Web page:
George Is Sacked

Julie Andrews and Dick van Dyke in Mary Poppins

While taking the children home, Bert tries to show the children that they misunderstand their father and the pressures that his responsibilities bring to bear upon him. When they arrive at the Banks's home, Winifred cajoles Bert, who is now working as a chimney-sweep, into staying with the children until Mary Poppins returns from her day out. While Bert is cleaning the chimney, Mary comes in and calls out a warning to the children, who are staring up the chimney. Just as she speaks, Michael is sucked up the flue. Shortly thereafter, Jane follows him. When Bert and the nanny follow to bring them back, a wonderful rooftop dance ensues, and the result is that all of the sweeps of London end up in the Banks's parlor. Mr. Banks returns home to a great hullaballoo and banishes the children to the nursery in a fit of temper.

Shortly thereafter, the bank calls, and Mr. Banks is told that he must come down at once. When he arrives, he is mercilessly sacked. Temporarily unhinged by the stress, Mr. Banks quite uncharacteristically tells a joke and leaves. His joke amuses the chairman of the bank to no end, and he laughs himself into the same floating state that Uncle Albert enjoyed.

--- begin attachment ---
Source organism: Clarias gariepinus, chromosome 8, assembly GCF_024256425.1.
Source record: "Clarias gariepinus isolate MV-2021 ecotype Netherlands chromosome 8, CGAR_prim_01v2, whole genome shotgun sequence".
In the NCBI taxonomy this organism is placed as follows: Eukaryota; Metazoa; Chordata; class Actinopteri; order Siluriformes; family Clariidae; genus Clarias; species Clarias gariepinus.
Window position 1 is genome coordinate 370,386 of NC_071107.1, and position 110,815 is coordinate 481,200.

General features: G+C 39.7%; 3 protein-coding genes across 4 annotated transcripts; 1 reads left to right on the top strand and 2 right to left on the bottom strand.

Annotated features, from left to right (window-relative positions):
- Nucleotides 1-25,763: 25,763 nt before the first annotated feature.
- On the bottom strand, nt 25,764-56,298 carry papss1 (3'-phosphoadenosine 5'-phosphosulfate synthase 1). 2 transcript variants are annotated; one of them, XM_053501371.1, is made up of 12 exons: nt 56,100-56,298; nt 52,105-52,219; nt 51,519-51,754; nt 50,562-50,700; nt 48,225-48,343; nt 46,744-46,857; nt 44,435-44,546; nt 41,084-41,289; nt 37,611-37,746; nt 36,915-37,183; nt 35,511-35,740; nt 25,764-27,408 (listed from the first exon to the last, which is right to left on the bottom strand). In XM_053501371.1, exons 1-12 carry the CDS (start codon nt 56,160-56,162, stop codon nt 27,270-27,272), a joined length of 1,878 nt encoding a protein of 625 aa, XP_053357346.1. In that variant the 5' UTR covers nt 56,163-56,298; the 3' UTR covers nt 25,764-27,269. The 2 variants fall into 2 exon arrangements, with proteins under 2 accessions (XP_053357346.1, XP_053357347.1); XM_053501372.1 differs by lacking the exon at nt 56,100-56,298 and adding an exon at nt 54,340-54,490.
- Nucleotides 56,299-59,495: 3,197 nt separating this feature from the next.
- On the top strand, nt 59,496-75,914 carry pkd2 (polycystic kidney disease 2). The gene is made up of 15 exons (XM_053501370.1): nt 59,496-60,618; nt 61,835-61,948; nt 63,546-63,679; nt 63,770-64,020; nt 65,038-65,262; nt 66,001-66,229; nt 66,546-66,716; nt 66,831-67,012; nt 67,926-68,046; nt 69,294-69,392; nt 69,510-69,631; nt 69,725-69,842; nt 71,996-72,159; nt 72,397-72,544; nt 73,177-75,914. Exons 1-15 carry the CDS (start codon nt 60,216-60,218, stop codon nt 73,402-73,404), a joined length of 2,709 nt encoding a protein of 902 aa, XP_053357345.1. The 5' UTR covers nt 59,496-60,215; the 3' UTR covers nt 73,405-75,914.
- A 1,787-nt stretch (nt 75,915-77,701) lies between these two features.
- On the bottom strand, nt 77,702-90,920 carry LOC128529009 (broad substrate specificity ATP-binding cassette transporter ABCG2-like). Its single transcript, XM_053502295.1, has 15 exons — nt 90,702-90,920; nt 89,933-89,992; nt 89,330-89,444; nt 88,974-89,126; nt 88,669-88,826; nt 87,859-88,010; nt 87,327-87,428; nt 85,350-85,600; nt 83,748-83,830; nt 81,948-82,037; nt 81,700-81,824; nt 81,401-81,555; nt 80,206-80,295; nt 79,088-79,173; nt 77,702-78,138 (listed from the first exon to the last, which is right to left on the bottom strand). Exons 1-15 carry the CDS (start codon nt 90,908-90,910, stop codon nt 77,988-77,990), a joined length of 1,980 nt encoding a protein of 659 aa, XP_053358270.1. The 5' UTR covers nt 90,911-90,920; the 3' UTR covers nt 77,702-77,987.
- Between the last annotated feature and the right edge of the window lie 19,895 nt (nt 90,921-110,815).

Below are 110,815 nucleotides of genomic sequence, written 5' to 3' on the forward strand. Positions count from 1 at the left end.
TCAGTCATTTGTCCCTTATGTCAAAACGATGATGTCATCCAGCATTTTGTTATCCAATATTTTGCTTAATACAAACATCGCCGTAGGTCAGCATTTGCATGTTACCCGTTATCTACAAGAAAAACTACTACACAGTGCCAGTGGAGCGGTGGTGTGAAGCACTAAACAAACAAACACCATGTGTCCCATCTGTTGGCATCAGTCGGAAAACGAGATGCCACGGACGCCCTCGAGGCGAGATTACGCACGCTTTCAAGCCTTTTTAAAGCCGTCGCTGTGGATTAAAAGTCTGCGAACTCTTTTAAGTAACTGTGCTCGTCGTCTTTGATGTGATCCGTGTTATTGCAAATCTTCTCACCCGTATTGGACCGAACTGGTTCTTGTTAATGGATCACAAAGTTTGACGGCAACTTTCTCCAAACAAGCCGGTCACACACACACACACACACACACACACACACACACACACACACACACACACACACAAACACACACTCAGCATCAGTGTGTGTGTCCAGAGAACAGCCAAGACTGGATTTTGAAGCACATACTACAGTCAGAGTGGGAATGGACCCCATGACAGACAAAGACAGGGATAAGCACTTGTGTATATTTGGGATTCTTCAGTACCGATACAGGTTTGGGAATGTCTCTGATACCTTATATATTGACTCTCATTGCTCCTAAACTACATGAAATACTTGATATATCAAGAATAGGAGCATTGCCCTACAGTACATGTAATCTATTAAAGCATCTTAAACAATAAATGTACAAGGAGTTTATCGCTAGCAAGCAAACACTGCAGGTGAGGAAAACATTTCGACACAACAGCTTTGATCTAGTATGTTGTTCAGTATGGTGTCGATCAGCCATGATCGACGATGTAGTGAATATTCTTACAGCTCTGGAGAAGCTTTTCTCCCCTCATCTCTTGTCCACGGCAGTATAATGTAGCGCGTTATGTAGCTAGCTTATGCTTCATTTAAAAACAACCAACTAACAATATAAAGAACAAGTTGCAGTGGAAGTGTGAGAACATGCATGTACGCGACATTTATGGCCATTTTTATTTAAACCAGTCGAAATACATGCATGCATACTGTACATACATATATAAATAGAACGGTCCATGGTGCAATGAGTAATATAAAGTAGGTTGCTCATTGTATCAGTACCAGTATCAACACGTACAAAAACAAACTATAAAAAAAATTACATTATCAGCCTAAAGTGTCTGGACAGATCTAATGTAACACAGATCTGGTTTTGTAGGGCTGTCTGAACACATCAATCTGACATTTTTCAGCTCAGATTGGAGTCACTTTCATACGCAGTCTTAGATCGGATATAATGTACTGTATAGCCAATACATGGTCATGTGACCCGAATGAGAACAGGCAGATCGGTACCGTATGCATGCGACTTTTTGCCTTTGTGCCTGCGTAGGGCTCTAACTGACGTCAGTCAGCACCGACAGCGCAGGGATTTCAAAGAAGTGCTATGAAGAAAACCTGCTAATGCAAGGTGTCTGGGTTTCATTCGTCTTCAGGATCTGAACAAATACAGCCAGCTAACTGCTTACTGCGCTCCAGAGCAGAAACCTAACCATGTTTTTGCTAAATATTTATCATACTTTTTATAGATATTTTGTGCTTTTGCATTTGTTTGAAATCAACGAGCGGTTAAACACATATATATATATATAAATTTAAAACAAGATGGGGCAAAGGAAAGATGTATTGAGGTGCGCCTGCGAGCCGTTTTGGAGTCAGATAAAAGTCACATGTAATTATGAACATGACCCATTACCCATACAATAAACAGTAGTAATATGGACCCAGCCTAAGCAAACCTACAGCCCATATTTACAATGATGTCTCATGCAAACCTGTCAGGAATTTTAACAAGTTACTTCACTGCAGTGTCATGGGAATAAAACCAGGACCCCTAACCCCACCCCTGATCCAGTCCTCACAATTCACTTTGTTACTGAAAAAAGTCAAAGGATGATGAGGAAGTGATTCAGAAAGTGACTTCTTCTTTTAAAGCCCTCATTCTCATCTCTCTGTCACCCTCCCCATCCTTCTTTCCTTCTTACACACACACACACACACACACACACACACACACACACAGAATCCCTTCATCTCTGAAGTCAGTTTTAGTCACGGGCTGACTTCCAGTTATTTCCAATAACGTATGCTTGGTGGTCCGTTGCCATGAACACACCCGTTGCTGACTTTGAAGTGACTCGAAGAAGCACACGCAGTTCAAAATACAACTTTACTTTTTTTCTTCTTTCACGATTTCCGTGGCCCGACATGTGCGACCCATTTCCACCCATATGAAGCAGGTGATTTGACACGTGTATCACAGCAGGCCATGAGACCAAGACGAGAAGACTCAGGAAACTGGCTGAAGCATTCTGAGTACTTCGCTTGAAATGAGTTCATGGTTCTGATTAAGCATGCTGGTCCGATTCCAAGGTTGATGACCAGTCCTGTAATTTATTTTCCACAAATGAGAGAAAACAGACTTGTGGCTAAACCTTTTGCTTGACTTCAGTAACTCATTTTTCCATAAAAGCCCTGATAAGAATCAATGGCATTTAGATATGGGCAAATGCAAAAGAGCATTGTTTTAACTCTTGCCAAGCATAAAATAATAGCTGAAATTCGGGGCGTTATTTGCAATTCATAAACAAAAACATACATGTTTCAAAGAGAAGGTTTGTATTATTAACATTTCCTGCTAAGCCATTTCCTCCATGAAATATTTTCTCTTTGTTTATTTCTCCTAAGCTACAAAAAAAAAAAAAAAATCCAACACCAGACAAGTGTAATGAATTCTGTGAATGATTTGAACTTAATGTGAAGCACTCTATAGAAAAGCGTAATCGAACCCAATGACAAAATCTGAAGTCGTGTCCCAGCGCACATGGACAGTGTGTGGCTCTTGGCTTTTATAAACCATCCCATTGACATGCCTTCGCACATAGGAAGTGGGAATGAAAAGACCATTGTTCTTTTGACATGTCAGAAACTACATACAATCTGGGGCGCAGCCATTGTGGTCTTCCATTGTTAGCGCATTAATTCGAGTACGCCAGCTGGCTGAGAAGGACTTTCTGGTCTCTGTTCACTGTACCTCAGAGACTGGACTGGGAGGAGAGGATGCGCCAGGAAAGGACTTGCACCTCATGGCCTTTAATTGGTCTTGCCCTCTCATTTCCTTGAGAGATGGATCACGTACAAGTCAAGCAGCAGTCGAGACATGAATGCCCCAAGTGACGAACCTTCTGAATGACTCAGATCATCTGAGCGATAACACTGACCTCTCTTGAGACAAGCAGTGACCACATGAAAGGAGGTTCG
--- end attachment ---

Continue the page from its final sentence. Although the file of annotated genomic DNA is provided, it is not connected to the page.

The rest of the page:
Mary Poppins Leaves

The next morning, Mr. Banks is missing, and the house is in an uproar, except in the nursery, where the despondent children are watching their beloved nanny pack. While they are begging her to stay, Mr. Banks comes home, singing loudly. It seems that his being sacked has finally awakened him to what is truly important in life. Mary Poppins sees that her work with the Banks family is done, and she rises lightly on the changed winds, as Mr. Banks takes his family to the park to fly a kite.

Memorable Music

The songs from Mary Poppins are some of the best-known and most often performed of all of the songs from Disney Movies. Songs from this musical family movie include Feed the Birds and Stay Awake, two beautiful and haunting lullabies. Other songs from the movie include:

  • Just a Spoonful of Sugar (Makes the Medicine Go Down)
  • Supercalifragilisticexpialidocious
  • Chim-Chim-Cheree
  • Step in Time
  • It's a Jolly Holiday
  • Let's Go Fly a Kite
  • I Love to Laugh

Awards and Nominations

Among this film's many awards and nominations are

  • Oscar, 1965, Best Actress in a Leading Role (Julie Andrews)
  • Oscar, 1965, Best Effects, Special Visual Effects
  • Oscar, 1965, Best Film Editing
  • Oscar, 1965, Best Music, Original Song (Chim-Chim-Cheree)
  • Oscar, 1965, Best Music, Score - Substantially Original
  • Nominated for 7 other Oscars in 1965
  • Golden Globe, 1965, Best Motion Picture Actress - Musical/Comedy (Julie Andrews)
  • Grammy, 1965, Best Original Score Written for a Motion Picture or Television Show